Archaeologists in Israel have discovered a huge underground winery dating back 1,500 years ago, and researchers believe it could have produced 2 million liters of wine a year
Archaeologists have unearthed a huge ancient viticulture complex believed to be 1,500 years old.
The complex, discovered in downtown Yavne, Israel, includes warehouses, five wine presses, kilns for making clay storage vessels, and tens of thousands of fragments and glasses.
The discovery has shown that Yavne dominated the wine industry during the Byzantine era, according to the Israel Antiquities Authority.
Researchers have estimated the facility could have produced over two million liters of wine a year, reports LADbible.
The team stated, “A calculation of the production capacity of these presses shows that around two million liters of wine are marketed each year, keeping in mind that the entire process was done manually.”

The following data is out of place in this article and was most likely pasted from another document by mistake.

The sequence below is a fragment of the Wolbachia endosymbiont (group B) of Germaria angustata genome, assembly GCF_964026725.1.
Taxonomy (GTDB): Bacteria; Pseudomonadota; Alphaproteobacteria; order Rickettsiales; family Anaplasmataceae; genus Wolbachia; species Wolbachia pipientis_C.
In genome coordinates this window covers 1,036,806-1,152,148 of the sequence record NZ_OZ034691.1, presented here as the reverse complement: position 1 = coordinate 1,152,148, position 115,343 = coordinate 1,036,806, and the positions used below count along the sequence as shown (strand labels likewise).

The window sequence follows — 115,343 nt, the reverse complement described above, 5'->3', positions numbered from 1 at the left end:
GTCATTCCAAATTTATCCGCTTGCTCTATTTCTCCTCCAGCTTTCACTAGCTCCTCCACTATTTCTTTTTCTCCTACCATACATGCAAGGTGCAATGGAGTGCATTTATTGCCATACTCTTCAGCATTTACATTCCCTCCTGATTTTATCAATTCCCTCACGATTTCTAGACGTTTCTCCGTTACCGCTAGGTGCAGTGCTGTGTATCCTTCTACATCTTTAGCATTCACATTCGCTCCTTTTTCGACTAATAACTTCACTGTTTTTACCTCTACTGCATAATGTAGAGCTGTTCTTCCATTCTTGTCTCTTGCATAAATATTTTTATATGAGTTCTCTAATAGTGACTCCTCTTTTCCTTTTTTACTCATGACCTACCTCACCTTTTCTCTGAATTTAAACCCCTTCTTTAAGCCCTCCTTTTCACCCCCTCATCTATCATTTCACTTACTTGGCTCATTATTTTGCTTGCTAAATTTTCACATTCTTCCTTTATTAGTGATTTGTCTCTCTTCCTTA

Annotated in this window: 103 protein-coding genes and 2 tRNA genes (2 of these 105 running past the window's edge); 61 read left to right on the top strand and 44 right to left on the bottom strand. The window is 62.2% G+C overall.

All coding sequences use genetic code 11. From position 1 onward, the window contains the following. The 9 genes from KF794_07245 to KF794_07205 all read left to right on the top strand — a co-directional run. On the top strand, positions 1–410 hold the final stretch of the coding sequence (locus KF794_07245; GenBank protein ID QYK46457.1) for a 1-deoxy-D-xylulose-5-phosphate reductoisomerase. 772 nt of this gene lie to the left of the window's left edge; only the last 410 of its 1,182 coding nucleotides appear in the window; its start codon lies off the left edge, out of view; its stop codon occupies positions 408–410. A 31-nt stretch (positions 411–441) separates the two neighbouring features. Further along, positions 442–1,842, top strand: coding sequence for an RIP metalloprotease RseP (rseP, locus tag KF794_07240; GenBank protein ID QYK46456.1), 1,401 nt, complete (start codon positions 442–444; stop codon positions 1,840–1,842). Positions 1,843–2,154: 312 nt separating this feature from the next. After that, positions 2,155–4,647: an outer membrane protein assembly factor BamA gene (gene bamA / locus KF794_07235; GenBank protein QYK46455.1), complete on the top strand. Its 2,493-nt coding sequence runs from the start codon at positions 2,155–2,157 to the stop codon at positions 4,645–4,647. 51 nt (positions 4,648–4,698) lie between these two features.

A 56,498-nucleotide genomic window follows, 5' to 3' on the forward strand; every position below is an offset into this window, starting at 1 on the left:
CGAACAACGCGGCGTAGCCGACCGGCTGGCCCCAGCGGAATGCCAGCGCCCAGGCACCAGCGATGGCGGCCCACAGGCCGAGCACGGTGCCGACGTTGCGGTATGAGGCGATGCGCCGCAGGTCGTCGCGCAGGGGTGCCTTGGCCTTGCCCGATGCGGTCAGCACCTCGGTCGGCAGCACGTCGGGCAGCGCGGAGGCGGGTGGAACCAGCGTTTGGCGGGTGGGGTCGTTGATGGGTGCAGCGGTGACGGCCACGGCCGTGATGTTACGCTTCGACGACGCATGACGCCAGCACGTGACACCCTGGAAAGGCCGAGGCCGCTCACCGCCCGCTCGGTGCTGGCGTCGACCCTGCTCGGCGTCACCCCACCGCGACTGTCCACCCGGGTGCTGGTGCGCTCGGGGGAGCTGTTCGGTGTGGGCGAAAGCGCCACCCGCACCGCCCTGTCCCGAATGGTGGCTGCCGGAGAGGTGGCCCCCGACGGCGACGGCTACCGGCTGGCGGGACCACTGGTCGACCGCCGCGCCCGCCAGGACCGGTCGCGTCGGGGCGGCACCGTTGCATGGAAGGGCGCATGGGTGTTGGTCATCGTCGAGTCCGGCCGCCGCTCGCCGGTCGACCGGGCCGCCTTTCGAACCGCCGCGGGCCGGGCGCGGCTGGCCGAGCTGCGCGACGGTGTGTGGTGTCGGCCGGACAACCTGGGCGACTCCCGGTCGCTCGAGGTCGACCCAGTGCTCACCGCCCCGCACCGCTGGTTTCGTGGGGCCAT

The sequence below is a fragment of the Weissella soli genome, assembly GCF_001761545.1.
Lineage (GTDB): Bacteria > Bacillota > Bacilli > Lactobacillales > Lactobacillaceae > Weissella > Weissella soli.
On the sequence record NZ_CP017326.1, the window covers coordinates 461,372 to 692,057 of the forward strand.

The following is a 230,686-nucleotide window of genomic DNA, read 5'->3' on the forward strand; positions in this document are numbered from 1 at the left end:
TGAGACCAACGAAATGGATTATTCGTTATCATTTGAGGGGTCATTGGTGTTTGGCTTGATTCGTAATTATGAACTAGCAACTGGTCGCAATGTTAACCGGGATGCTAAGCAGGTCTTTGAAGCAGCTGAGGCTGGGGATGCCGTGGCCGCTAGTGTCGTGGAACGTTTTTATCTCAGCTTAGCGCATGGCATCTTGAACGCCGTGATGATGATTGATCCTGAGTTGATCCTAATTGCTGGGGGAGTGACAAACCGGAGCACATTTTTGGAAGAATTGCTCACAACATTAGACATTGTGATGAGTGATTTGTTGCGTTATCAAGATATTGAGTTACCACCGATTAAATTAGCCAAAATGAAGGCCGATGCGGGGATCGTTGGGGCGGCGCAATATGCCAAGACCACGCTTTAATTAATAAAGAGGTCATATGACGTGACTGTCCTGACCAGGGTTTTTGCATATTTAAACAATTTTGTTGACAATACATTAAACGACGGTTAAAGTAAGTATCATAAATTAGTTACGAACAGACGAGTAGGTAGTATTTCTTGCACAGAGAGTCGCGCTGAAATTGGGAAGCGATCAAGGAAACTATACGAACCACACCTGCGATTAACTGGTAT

In Byzantine times, around 520 AD, wine drinking was common for adults and children due to poor water quality.
According to reports, grapes are being crushed by barefoot people to extract the liquid in the plant.
This then went to different compartments around the warehouses to ferment the wine and ended up in two octagonal vats that were used to collect the vinos.
One of the directors of the excavation, Jon Seligman, said the facility produced Gaza wine and exported it across the region, the Daily Mail reported.
The researchers now assume that this exposed facility would have been the main production site for the Gaza label.
Israel’s Antiquities Authority said the facility was discovered in a series of excavations over the past two years aimed at advancing Yavne.
Mr Seligman said: “So far, other wine-making locations are known from the southern coastal plain.
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“But now we seem to have found the main production center of this prestigious wine.
“From here trade volumes were transported to the ports and then across the Mediterranean.”
The city is located in the central district of Israel, about 15 miles from Tel Aviv and just a few miles east of the Mediterranean.